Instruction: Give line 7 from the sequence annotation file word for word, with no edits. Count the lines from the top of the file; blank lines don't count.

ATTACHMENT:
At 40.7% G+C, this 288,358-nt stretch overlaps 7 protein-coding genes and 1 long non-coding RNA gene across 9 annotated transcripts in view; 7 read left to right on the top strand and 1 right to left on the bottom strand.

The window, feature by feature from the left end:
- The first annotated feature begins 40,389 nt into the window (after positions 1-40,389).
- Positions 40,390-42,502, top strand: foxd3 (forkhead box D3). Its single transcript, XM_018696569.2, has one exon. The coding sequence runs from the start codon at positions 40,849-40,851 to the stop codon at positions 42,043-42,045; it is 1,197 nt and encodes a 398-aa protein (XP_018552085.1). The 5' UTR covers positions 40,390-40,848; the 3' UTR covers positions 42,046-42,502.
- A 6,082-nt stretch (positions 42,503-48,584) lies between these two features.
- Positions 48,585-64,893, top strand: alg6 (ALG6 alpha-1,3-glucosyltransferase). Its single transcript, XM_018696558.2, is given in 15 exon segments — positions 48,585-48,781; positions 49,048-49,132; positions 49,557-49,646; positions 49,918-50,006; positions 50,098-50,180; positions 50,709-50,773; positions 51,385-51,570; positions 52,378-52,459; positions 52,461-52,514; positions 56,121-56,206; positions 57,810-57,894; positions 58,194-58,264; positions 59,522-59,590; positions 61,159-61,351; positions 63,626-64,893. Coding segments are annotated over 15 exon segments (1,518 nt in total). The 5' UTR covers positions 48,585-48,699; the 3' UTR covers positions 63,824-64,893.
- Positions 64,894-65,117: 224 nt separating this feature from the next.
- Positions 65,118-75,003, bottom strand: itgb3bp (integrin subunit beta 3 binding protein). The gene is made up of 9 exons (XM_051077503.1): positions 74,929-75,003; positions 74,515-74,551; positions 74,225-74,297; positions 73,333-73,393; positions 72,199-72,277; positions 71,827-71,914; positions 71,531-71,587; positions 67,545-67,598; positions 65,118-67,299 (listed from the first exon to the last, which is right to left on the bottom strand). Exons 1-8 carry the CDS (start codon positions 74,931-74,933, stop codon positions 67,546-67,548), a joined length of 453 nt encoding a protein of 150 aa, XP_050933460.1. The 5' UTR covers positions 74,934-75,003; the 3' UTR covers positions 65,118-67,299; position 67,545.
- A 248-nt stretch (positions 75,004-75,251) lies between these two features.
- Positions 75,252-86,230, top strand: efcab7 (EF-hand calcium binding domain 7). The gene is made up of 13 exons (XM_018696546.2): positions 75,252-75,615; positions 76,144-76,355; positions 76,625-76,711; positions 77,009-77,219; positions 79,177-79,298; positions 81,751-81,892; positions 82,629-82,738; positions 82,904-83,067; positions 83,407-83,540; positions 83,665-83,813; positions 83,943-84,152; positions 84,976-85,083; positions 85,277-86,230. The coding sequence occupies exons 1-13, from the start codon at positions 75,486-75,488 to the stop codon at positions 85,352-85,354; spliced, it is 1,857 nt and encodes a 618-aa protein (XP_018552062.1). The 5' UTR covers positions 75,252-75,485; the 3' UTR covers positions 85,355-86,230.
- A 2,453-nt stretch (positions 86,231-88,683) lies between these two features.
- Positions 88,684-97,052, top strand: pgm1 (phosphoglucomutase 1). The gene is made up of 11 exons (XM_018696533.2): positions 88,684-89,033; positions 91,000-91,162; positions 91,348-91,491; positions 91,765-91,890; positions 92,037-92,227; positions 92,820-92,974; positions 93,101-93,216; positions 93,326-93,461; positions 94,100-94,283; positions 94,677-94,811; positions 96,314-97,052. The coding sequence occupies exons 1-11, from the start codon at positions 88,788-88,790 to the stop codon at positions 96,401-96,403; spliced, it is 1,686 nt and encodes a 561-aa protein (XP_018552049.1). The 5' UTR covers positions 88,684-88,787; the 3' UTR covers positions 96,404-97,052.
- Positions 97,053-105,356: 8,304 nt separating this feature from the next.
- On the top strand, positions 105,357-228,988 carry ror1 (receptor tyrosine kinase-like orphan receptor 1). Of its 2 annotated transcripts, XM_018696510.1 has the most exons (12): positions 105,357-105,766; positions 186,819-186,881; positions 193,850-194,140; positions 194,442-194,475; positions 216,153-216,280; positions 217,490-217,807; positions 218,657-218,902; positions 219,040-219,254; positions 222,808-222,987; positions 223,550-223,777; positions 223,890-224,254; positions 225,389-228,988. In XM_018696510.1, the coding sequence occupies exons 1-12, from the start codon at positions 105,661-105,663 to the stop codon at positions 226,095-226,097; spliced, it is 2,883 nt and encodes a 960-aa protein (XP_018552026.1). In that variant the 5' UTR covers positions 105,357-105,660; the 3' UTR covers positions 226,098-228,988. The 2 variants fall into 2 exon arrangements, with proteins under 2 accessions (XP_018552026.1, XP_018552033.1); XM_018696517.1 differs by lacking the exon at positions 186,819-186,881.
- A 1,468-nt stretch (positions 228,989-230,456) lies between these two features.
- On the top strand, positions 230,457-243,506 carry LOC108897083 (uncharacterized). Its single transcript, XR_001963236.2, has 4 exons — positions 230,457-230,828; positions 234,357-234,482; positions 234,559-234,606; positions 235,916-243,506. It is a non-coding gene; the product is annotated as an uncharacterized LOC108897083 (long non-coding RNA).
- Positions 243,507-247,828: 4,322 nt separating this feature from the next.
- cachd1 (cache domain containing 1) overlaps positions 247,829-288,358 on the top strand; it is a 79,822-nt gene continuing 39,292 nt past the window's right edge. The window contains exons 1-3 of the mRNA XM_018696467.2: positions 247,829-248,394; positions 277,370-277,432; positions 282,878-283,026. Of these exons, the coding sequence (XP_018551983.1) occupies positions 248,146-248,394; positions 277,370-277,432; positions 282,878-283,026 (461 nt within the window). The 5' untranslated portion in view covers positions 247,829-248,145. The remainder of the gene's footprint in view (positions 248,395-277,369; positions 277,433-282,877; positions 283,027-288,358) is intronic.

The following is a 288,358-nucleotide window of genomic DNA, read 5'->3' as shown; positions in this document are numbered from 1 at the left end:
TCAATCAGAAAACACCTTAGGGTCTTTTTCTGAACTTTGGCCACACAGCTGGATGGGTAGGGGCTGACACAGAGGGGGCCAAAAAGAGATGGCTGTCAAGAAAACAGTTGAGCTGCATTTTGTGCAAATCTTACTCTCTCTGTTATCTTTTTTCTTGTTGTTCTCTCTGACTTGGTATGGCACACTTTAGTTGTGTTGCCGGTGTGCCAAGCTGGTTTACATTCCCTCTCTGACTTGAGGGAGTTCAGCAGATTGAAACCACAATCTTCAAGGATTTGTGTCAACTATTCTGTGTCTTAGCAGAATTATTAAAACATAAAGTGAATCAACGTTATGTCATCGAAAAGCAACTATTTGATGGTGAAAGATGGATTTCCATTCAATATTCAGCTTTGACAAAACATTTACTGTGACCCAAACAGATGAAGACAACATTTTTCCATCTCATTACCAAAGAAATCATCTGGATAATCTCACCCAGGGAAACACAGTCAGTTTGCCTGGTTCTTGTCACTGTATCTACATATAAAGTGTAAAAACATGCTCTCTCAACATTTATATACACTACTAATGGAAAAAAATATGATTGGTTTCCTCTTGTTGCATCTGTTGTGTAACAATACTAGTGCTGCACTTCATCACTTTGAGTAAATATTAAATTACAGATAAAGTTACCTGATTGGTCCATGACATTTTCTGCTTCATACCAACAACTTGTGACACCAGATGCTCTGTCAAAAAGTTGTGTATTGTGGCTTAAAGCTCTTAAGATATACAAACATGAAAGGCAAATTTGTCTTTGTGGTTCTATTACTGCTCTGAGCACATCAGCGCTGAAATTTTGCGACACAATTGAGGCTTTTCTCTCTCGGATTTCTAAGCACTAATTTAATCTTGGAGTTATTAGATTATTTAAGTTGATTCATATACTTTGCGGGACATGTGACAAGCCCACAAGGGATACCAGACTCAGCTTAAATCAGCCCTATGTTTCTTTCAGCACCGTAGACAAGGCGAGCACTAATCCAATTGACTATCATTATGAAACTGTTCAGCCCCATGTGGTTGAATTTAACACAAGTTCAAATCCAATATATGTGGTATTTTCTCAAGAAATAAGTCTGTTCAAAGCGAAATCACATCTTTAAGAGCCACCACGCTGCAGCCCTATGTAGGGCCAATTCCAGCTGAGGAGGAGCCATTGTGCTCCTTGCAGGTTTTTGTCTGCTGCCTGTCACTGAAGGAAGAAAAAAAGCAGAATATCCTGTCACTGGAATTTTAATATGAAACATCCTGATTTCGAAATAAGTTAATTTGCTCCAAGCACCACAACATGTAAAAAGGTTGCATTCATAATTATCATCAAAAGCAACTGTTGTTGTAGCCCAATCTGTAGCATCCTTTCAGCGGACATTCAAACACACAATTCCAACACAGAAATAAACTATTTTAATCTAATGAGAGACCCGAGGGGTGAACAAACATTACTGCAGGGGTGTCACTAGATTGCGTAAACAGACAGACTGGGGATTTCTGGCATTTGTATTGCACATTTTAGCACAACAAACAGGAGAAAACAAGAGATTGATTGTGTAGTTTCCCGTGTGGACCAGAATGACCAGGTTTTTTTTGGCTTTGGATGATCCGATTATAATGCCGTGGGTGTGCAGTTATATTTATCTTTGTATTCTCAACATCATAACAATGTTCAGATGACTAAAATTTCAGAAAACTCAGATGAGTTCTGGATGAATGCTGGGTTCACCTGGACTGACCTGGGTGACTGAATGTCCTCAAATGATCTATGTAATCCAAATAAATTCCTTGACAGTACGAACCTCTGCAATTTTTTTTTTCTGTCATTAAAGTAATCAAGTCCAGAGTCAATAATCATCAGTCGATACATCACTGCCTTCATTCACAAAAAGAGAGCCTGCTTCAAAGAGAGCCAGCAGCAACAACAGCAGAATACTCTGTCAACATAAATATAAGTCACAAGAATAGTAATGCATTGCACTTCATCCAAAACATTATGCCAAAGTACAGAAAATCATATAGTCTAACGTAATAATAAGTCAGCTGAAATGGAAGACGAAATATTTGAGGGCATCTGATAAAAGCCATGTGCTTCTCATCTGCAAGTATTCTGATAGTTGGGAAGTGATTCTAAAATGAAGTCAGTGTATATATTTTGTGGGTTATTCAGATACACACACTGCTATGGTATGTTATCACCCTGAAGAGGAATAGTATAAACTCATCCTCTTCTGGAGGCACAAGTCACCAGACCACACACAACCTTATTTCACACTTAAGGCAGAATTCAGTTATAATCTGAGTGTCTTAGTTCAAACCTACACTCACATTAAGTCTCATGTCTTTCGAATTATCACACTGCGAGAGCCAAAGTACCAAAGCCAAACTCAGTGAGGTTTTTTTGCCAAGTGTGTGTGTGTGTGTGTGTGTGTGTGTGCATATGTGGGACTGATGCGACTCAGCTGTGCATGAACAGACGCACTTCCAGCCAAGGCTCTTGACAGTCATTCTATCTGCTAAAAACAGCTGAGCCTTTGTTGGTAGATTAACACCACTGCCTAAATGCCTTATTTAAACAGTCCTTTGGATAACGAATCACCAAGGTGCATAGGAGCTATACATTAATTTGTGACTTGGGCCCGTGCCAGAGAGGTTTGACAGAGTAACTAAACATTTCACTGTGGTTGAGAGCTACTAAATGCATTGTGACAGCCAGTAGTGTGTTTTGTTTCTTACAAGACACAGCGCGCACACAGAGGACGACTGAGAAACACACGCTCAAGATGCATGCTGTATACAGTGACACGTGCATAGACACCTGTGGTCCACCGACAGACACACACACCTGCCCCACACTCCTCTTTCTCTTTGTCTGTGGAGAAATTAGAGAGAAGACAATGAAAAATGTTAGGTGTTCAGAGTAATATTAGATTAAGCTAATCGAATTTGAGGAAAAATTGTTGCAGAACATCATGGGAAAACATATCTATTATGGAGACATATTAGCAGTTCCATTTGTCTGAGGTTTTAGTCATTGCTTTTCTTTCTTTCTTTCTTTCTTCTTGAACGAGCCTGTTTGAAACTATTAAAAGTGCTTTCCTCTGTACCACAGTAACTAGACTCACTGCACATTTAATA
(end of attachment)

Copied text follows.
- Positions 64,894-65,117: 224 nt separating this feature from the next.